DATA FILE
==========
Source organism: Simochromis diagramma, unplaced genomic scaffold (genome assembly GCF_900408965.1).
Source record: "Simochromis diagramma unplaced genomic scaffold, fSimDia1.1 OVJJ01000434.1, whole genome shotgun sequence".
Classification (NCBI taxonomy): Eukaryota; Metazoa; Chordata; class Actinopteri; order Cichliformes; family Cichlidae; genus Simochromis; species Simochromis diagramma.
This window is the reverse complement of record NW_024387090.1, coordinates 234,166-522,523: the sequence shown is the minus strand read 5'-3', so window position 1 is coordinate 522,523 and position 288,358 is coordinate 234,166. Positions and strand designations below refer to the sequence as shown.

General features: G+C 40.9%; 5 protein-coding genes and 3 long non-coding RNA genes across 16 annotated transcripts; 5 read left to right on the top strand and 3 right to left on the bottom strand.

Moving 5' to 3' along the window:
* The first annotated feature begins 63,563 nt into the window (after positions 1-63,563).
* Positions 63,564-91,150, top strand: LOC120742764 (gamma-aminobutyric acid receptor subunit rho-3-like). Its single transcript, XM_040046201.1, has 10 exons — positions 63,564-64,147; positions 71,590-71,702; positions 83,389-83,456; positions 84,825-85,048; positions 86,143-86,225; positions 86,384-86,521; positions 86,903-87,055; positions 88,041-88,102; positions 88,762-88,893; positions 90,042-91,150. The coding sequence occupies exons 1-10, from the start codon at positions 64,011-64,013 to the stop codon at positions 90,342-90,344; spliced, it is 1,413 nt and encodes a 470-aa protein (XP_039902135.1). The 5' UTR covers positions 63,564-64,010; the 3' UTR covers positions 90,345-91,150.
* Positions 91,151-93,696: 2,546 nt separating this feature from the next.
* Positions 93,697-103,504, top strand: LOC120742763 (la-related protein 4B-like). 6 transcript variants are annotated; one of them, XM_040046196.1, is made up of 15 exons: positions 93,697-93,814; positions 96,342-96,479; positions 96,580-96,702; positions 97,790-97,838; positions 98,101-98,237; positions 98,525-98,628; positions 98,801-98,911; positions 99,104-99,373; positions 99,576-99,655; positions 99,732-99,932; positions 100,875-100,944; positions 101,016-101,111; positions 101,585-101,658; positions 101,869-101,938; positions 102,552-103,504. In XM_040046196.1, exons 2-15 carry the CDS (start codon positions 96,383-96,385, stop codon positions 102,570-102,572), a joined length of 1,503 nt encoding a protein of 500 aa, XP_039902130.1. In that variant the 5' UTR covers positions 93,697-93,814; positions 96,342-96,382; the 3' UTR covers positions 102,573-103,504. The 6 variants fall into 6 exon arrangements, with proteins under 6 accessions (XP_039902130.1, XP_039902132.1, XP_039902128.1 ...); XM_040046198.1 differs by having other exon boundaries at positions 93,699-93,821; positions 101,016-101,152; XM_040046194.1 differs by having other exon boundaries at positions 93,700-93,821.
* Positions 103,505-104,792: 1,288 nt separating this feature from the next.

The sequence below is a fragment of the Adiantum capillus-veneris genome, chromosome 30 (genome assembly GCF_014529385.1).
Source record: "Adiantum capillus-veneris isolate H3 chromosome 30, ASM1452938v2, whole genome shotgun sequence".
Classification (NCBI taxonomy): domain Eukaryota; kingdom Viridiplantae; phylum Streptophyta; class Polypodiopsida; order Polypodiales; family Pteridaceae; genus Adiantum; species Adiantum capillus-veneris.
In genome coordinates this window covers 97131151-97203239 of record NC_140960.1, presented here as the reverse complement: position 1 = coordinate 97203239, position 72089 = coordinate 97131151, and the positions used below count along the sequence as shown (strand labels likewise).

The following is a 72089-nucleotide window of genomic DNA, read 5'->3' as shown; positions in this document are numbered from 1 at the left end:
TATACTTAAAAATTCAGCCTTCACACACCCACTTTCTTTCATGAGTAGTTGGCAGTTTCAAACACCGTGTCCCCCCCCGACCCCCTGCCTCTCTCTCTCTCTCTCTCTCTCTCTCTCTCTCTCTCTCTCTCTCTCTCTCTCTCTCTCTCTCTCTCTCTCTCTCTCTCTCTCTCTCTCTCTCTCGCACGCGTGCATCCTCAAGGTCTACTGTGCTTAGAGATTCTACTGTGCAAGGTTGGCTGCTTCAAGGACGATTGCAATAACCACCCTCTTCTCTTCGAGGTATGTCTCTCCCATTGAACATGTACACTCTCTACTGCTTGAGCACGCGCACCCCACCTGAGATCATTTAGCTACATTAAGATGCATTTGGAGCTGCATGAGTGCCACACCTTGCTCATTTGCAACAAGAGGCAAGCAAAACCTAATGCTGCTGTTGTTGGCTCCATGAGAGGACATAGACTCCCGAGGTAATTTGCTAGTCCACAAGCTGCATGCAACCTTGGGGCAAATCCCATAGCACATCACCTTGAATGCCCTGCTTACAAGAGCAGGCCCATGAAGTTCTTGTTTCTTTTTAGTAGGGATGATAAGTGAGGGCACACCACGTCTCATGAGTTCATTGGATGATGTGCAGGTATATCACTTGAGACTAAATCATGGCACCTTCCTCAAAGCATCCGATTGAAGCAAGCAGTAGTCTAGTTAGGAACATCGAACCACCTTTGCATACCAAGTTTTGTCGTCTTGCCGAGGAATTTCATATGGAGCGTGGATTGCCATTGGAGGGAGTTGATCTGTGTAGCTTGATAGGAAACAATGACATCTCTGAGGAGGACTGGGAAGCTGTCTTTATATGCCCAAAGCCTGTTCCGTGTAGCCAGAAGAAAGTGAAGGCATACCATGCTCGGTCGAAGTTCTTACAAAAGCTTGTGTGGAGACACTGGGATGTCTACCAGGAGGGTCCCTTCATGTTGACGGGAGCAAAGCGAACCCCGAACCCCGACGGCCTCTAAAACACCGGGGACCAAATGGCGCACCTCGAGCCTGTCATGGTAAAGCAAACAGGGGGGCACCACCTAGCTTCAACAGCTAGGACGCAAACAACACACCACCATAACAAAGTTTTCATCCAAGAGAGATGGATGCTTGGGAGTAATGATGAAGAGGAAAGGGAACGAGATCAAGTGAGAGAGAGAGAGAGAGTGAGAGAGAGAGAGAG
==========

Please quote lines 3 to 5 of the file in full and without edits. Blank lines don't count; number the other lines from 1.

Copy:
Classification (NCBI taxonomy): Eukaryota; Metazoa; Chordata; class Actinopteri; order Cichliformes; family Cichlidae; genus Simochromis; species Simochromis diagramma.
This window is the reverse complement of record NW_024387090.1, coordinates 234,166-522,523: the sequence shown is the minus strand read 5'-3', so window position 1 is coordinate 522,523 and position 288,358 is coordinate 234,166. Positions and strand designations below refer to the sequence as shown.

General features: G+C 40.9%; 5 protein-coding genes and 3 long non-coding RNA genes across 16 annotated transcripts; 5 read left to right on the top strand and 3 right to left on the bottom strand.